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New York — Southern Company formally revamped its carbon-reduction strategy to target net-zero emissions by 2050, but the utility's management held back from promising more aggressive actions on renewables and fossil fuels.

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During the company's annual meeting held virtually on Wednesday, Southern Chairman, President and CEO Tom Fanning announced the new zero-emissions goal, which will apply to its electric subsidiaries Georgia Power, Alabama Power and Mississippi Power and to its natural gas operations, such as Southern Company Gas. The utility still aims to reduce emissions by 50% by 2030, though Fanning said the company could meet that goal by 2025.

New and unproven technologies, such as carbon capture and storage and direct removal of carbon from the air, will be critical to getting rid of the last remaining tons of carbon and making it "reasonably economic and much more likely to achieve," Fanning added.

"We have committed to both our 2030 and 2050 greenhouse gas reduction goals in the absence of any state or federal mandates," Fanning said. "Rather, we produce these goals because they are good for customers and communities that we are privileged to serve."

INVESTOR PRAISE

Southern, which serves more than 4 million retail electric customers, has touted a "low- to no-carbon" approach since 2018 and has changed its electric generation mix from 70% coal in 2007 to 22% coal in 2019. Renewable energy resources now make up 12% of its generation mix.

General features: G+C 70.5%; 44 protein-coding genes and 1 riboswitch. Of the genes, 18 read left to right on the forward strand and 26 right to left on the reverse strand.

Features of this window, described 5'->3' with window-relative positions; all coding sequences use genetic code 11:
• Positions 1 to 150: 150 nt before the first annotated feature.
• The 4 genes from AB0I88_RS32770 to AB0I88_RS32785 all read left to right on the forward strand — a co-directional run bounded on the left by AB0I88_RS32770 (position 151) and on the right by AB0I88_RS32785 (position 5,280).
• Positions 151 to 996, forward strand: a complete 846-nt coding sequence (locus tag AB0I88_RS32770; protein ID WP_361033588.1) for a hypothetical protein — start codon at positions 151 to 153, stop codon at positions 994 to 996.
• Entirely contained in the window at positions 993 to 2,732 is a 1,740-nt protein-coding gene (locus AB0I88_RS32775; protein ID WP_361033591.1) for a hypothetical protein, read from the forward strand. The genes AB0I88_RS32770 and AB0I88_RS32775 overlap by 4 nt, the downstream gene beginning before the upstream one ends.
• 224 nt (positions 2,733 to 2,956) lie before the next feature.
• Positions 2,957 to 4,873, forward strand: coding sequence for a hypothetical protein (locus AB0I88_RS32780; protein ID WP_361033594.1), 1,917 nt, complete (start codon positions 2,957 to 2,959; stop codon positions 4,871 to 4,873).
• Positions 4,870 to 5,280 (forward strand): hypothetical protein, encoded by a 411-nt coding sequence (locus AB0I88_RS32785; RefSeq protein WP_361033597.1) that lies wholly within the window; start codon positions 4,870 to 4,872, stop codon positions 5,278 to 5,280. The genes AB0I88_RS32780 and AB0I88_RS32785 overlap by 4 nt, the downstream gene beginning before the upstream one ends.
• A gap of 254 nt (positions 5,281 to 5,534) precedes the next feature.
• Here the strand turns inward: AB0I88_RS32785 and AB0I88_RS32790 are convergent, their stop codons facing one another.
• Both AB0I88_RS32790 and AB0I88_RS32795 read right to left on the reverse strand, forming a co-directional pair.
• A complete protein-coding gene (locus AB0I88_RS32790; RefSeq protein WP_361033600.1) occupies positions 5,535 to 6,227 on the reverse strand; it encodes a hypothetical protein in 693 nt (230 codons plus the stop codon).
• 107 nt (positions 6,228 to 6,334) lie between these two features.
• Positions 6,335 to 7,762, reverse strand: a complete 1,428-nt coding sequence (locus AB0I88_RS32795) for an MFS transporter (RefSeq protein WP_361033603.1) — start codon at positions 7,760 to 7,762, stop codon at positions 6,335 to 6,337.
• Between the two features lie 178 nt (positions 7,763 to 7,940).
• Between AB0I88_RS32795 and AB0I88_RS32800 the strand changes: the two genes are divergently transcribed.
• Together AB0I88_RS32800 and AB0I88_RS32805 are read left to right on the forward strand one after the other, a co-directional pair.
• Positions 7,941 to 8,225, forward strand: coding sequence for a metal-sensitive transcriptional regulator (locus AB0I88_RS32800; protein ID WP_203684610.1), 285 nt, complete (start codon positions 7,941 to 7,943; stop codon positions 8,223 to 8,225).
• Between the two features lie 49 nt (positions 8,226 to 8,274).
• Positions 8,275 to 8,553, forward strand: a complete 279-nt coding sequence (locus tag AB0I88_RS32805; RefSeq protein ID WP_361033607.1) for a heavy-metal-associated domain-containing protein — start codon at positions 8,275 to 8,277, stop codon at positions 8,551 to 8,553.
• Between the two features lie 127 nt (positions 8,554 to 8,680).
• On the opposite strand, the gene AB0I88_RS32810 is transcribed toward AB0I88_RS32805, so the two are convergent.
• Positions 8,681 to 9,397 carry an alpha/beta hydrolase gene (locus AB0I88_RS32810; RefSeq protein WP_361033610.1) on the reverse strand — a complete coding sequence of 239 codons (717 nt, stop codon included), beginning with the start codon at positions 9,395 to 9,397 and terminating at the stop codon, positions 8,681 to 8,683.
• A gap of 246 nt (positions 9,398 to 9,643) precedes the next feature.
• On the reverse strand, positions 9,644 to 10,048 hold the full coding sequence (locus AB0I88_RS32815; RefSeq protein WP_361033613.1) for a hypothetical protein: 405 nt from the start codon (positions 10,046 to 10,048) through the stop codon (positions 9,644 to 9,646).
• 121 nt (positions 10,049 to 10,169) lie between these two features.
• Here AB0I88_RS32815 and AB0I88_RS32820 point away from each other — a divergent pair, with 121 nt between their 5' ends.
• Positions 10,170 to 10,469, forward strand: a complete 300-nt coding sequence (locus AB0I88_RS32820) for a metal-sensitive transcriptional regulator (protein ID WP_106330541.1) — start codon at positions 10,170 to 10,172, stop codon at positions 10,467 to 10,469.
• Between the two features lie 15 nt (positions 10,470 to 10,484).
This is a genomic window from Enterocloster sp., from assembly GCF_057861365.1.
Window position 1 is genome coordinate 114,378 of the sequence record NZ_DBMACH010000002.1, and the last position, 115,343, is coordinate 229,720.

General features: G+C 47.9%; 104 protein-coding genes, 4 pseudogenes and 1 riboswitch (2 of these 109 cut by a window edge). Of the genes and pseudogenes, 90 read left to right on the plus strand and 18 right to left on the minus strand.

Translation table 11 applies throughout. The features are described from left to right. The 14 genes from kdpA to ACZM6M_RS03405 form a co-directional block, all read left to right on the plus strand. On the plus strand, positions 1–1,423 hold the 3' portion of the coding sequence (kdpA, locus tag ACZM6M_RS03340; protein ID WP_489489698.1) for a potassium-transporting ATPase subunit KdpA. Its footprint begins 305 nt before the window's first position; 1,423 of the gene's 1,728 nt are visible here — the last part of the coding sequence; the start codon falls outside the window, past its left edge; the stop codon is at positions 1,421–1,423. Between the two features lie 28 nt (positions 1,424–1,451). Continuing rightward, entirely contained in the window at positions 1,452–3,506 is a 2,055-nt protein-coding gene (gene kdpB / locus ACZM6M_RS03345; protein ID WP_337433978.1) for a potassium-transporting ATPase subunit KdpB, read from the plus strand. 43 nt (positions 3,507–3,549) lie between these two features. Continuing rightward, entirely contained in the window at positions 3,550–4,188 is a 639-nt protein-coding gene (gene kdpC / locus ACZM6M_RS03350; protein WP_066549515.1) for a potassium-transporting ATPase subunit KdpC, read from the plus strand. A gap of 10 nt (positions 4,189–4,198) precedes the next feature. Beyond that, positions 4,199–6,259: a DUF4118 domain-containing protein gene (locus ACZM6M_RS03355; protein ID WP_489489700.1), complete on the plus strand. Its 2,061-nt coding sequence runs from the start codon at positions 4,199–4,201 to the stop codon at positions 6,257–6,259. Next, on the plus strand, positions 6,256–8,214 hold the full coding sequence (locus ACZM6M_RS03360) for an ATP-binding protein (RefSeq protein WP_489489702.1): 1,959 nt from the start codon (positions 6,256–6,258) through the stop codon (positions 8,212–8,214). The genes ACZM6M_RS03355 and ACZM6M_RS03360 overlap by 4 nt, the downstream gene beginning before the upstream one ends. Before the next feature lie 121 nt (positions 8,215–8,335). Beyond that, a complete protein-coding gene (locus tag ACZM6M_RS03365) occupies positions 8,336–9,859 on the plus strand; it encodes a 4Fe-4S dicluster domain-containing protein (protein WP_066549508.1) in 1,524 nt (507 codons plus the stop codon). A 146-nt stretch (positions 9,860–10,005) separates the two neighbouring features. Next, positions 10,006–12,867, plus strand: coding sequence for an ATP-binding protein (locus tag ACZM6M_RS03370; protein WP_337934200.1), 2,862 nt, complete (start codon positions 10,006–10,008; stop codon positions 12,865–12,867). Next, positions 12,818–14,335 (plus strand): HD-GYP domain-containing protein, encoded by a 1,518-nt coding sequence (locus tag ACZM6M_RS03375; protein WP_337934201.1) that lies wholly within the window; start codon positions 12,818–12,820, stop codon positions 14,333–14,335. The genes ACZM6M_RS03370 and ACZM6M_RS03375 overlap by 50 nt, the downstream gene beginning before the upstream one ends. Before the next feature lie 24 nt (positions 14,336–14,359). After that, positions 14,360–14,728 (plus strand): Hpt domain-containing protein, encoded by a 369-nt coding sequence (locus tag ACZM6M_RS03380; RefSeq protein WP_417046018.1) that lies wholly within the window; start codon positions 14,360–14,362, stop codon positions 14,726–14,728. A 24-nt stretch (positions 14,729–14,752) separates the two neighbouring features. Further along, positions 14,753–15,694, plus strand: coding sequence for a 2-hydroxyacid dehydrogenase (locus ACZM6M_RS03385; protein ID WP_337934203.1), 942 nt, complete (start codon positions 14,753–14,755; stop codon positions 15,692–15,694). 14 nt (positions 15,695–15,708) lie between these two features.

Several institutional investors praised Southern's announcement, noting the growing urgency for utilities to confront the business and environmental risks of climate change.

The net-zero emissions announcement "demonstrates Southern Company is willing to listen, and act, to address the long-term needs of all stakeholders alike — customers, employees and shareholders," Rebecca Myatt, a portfolio manager for asset management firm First State Investments Global Listed Infrastructure, said in an email. "It also shows a preparedness to embrace change and to operate their business in a different way to achieve a greater goal."

THE GAS QUESTION

Some groups want to hear more clarity on what the new target means for the Atlanta-based company's natural gas fleet, which made up more than half of its generation in 2019, and for the industry's worries about building gas plants that could become uneconomic long before their planned lifespan.

"Shareholders are increasingly concerned that utilities may experience stranded assets and early retirements of natural gas infrastructure similar to what we've seen with coal-fired assets," said Lila Holzman, energy program manager of shareholder advocacy group As You Sow. "Southern must clarify how it will avoid this as it works to achieve its climate target."

Fanning held off on more drastic measures to decarbonize its generation fleet. When asked when Southern would retire its entire coal fleet, Fanning said it is "very clear" that coal generation and its environmental issues "are out of favor," but the energy transition is more nuanced and additional factors have to be considered before dramatically changing its generation fleet.

"It's not just the idea of reducing coal. We've got to consider what happens to employees. We've got to consider what happens to the tax base in the communities we serve and the larger economic impact," he said. "We do that in conjunction with our regulators. And I think we're doing a darn good job of that."

Moreover, a system that relies on "100% sun and wind is, at this point, not practical."

Natural gas remains cheap and reliable, while "nuclear remains a foundation concept to the United States" as the company heads to the final stages of completing two long-delayed nuclear reactors at the Alvin W. Vogtle Nuclear Plant in Georgia, Fanning said.